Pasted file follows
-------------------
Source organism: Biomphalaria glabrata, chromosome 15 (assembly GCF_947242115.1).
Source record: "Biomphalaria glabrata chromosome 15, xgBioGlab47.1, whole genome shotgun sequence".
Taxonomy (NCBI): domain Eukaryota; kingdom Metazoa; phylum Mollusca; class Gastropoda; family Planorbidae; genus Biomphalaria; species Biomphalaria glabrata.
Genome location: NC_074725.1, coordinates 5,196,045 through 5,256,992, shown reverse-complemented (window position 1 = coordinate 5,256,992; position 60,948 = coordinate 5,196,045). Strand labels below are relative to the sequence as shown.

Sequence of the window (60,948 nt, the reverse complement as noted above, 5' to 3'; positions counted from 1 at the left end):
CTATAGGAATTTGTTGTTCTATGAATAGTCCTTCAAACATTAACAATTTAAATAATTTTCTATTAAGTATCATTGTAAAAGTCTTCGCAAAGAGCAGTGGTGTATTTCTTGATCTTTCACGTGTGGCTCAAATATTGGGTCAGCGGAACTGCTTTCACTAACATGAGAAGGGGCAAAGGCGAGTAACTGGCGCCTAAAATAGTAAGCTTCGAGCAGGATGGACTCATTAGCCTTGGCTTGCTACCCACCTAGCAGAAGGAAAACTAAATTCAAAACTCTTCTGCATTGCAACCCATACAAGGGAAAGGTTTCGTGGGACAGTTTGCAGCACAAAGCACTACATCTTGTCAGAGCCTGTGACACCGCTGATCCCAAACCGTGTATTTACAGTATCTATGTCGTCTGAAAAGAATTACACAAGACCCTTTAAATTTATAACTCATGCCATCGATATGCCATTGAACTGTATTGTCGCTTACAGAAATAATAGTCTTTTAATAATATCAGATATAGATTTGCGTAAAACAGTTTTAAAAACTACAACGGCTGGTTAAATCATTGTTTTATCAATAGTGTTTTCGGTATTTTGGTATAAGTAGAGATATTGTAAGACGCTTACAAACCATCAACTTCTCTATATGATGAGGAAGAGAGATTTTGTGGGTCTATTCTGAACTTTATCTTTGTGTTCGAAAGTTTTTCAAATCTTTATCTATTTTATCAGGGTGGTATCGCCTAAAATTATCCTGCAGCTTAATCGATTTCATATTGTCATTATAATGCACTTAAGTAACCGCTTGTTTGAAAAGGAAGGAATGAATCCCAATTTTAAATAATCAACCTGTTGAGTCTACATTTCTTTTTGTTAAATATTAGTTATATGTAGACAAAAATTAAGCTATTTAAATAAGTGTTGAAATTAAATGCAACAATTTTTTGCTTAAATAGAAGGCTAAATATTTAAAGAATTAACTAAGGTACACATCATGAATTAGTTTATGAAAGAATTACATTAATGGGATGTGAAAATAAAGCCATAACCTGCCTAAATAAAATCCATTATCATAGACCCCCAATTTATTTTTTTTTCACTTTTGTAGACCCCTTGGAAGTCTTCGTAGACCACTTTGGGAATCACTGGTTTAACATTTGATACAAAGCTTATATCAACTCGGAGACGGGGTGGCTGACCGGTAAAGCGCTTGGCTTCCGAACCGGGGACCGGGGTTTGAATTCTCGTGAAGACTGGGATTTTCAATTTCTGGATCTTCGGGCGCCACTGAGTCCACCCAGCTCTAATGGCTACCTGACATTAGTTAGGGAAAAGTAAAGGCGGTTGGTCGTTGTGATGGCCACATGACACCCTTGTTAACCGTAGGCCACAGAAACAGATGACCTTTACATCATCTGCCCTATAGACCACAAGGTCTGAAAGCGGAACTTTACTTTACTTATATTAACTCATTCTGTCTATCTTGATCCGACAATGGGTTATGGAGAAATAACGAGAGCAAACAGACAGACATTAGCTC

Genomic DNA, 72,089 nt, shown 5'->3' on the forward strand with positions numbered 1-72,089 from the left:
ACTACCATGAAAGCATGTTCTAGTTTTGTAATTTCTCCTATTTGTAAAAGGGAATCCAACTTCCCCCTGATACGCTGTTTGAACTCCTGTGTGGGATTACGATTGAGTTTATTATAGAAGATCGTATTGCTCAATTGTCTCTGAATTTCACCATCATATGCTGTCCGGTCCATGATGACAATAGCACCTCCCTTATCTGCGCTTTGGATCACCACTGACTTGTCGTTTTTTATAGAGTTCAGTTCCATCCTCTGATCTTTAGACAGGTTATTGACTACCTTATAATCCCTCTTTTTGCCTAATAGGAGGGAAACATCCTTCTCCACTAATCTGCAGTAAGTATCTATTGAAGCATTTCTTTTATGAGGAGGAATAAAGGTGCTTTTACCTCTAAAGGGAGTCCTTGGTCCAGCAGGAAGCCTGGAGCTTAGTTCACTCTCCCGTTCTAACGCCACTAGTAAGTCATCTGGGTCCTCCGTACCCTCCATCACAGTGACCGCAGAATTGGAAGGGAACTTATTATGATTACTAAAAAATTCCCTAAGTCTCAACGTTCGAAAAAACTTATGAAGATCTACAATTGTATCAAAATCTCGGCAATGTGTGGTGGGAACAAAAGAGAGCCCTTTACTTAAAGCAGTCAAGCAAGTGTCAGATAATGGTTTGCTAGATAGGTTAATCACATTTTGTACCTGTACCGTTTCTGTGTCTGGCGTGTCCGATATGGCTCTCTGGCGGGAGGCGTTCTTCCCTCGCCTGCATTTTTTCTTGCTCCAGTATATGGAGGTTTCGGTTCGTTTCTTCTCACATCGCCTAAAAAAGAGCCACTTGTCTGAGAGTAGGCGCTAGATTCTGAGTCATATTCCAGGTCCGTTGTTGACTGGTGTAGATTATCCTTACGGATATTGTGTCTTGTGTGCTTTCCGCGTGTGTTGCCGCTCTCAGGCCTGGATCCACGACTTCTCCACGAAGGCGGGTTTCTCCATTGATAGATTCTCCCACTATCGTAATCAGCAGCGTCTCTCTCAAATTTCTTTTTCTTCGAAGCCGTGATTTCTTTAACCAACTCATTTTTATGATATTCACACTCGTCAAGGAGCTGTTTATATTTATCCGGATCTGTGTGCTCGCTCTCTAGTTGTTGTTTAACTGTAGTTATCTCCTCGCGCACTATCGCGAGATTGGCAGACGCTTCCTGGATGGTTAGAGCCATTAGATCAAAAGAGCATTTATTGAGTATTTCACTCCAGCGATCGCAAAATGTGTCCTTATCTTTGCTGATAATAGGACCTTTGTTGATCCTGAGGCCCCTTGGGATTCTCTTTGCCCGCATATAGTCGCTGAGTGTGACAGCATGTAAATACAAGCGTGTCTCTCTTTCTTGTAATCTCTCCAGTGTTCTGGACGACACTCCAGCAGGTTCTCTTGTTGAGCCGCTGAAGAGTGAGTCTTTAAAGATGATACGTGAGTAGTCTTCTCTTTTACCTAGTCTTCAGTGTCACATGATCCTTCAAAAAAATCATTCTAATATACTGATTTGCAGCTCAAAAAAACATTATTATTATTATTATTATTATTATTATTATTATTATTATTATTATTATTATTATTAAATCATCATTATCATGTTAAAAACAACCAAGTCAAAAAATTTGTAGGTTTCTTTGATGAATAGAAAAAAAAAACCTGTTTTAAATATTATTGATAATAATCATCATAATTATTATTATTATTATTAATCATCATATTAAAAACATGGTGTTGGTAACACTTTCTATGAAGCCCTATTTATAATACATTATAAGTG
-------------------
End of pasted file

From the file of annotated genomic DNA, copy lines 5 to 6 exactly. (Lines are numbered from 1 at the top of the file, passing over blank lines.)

Sequence of the window (60,948 nt, the reverse complement as noted above, 5' to 3'; positions counted from 1 at the left end):
CTATAGGAATTTGTTGTTCTATGAATAGTCCTTCAAACATTAACAATTTAAATAATTTTCTATTAAGTATCATTGTAAAAGTCTTCGCAAAGAGCAGTGGTGTATTTCTTGATCTTTCACGTGTGGCTCAAATATTGGGTCAGCGGAACTGCTTTCACTAACATGAGAAGGGGCAAAGGCGAGTAACTGGCGCCTAAAATAGTAAGCTTCGAGCAGGATGGACTCATTAGCCTTGGCTTGCTACCCACCTAGCAGAAGGAAAACTAAATTCAAAACTCTTCTGCATTGCAACCCATACAAGGGAAAGGTTTCGTGGGACAGTTTGCAGCACAAAGCACTACATCTTGTCAGAGCCTGTGACACCGCTGATCCCAAACCGTGTATTTACAGTATCTATGTCGTCTGAAAAGAATTACACAAGACCCTTTAAATTTATAACTCATGCCATCGATATGCCATTGAACTGTATTGTCGCTTACAGAAATAATAGTCTTTTAATAATATCAGATATAGATTTGCGTAAAACAGTTTTAAAAACTACAACGGCTGGTTAAATCATTGTTTTATCAATAGTGTTTTCGGTATTTTGGTATAAGTAGAGATATTGTAAGACGCTTACAAACCATCAACTTCTCTATATGATGAGGAAGAGAGATTTTGTGGGTCTATTCTGAACTTTATCTTTGTGTTCGAAAGTTTTTCAAATCTTTATCTATTTTATCAGGGTGGTATCGCCTAAAATTATCCTGCAGCTTAATCGATTTCATATTGTCATTATAATGCACTTAAGTAACCGCTTGTTTGAAAAGGAAGGAATGAATCCCAATTTTAAATAATCAACCTGTTGAGTCTACATTTCTTTTTGTTAAATATTAGTTATATGTAGACAAAAATTAAGCTATTTAAATAAGTGTTGAAATTAAATGCAACAATTTTTTGCTTAAATAGAAGGCTAAATATTTAAAGAATTAACTAAGGTACACATCATGAATTAGTTTATGAAAGAATTACATTAATGGGATGTGAAAATAAAGCCATAACCTGCCTAAATAAAATCCATTATCATAGACCCCCAATTTATTTTTTTTTCACTTTTGTAGACCCCTTGGAAGTCTTCGTAGACCACTTTGGGAATCACTGGTTTAACATTTGATACAAAGCTTATATCAACTCGGAGACGGGGTGGCTGACCGGTAAAGCGCTTGGCTTCCGAACCGGGGACCGGGGTTTGAATTCTCGTGAAGACTGGGATTTTCAATTTCTGGATCTTCGGGCGCCACTGAGTCCACCCAGCTCTAATGGCTACCTGACATTAGTTAGGGAAAAGTAAAGGCGGTTGGTCGTTGTGATGGCCACATGACACCCTTGTTAACCGTAGGCCACAGAAACAGATGACCTTTACATCATCTGCCCTATAGACCACAAGGTCTGAAAGCGGAACTTTACTTTACTTATATTAACTCATTCTGTCTATCTTGATCCGACAATGGGTTATGGAGAAATAACGAGAGCAAACAGACAGACATTAGCTC